Climate change and dispersal
Adaptation to climate change can work at different scales. Individuals may respond flexibly to local changes in ecology and thereby adjust their phenotypes to the changing circumstances. If this is not possible, they may search for another place to breed, where the environmental circumstances fit their phenotype better. Dispersal as process in adjustment of organisms to climate change has not been studied a lot, partly because it is difficult to track individuals while they move to an alternative site.
Long-distance migrants increasingly arrive too late at their breeding grounds, to profit optimally from the short burst of insects available to feed their offspring. They may have difficulties anticipating the advances in spring, as they have limited flexibility while migrating from their distant wintering grounds. A rather easy solution could be to continue migration to the north, until a habitat is reached where the phenology of major prey fits the phenology of the bird. In this way, individual restore the match with the environmental phenology, but may also allow new evolutionary directions if they bring new genotypes on which selection can act.
Dispersal as a way to adapt seems so easy, that it is difficult to understand that many populations seem to have become mismatched with the phenology of their food supply. One reason could be that costs of dispersing to a distant breeding sites may be high: it may be difficult finding a suitable place, and selection pressure may operate there to which the individual is not adapted (local disease strains?). The individual may thus be better adapted to the single timing trait, but got maladapted for other traits that are important in this environment.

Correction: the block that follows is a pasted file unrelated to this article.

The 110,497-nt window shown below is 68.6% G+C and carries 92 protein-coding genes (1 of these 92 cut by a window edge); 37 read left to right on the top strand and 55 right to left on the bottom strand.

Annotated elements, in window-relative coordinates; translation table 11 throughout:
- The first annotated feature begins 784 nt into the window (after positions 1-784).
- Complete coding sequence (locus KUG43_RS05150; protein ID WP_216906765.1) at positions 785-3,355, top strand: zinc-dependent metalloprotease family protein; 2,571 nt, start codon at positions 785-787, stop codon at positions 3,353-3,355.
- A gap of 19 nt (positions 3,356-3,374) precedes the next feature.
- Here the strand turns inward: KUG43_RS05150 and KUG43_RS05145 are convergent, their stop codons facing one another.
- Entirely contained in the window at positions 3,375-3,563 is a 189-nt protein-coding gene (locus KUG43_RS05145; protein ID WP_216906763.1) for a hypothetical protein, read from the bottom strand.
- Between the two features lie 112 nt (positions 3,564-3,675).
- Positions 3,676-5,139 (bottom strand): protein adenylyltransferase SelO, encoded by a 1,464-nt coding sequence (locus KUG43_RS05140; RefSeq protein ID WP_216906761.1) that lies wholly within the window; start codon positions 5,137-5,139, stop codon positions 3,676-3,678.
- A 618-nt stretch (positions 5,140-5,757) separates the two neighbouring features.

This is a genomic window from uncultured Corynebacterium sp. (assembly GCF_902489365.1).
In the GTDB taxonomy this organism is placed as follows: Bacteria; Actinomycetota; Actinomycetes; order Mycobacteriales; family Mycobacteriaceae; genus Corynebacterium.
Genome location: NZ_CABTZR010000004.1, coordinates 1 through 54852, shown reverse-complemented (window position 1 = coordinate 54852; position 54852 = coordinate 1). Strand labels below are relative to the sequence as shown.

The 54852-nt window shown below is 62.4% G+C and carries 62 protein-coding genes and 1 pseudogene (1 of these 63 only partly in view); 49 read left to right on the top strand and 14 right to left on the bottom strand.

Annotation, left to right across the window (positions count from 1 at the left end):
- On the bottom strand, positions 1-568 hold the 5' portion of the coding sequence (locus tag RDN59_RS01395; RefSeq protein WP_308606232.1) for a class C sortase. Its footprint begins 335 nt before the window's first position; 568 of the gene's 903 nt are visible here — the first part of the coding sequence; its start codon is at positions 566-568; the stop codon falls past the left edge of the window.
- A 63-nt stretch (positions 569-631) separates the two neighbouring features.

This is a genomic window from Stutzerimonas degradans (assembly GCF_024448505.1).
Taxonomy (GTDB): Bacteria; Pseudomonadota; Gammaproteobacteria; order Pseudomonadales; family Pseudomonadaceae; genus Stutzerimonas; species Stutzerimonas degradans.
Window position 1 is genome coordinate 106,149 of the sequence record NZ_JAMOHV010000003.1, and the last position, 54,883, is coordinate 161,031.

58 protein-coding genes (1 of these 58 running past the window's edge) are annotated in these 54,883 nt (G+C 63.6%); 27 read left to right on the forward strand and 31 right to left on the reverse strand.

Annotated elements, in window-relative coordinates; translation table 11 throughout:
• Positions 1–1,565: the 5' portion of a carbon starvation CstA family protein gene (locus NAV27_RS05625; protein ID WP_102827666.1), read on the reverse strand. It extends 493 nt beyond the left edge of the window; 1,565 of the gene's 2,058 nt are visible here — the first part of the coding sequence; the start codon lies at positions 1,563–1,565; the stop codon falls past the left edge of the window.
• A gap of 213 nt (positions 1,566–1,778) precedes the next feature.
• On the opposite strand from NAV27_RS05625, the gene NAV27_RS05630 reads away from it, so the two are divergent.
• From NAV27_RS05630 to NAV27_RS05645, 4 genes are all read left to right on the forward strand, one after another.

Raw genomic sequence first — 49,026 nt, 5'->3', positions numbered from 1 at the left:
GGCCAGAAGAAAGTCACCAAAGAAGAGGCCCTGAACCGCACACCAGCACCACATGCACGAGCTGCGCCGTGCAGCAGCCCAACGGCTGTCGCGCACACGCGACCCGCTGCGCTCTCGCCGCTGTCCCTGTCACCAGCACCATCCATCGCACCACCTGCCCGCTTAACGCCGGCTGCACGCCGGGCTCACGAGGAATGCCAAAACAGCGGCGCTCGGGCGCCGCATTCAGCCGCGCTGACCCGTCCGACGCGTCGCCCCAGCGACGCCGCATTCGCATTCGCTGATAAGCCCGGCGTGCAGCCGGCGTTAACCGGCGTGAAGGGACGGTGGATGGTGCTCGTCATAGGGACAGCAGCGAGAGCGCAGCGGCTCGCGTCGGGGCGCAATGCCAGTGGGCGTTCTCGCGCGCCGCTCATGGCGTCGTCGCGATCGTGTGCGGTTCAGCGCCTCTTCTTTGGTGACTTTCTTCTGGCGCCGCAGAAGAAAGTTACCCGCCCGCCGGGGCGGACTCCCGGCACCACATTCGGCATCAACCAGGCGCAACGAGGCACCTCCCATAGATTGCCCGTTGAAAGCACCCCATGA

Evaluating the importance of dispersal as adaptation to climate change requires estimates of its occurrence and the associated costs and benefits. Using ring-recapture data we could show that pied flycatchers regularly disperse large distances between birth areas in the UK and breeding in the Netherlands1. Whether this happens more in warmer years, and whether especially late individual disperse to the north is yet unknown, but we aim to find out using stable isotope ratios of flycatcher feathers.
The fitness consequences of long-distance dispersal are ideally studied by experimentally translocating individuals to the north and measure their performance. We managed to do so in pied flycatchers. They were caught in The Netherlands, and brought overnight to southern Sweden, where spring phenology is two weeks later. In a warm spring, we expected these birds to be better timed with the local food peak, and possibly have raised more offspring if local adaptation was relatively unimportant. Although we managed to have the birds breeding here, and they also bred considerably earlier than the Swedish birds, we could not demonstrate an advantage. This was likely caused by the experimental year being exceptionally cold, and/or because these birds were locally maladapted2. We hope to continue these experiments in the near future.
- Claudia Burger
- Both C. et al (2012), J. Avian Biol. 43:193-197, doi:10.1111/j.1600-048X.2012.05721.x
- Burger C et al (2011), Plos One 8:e83176, doi:10.1371/journal.pone.0083176
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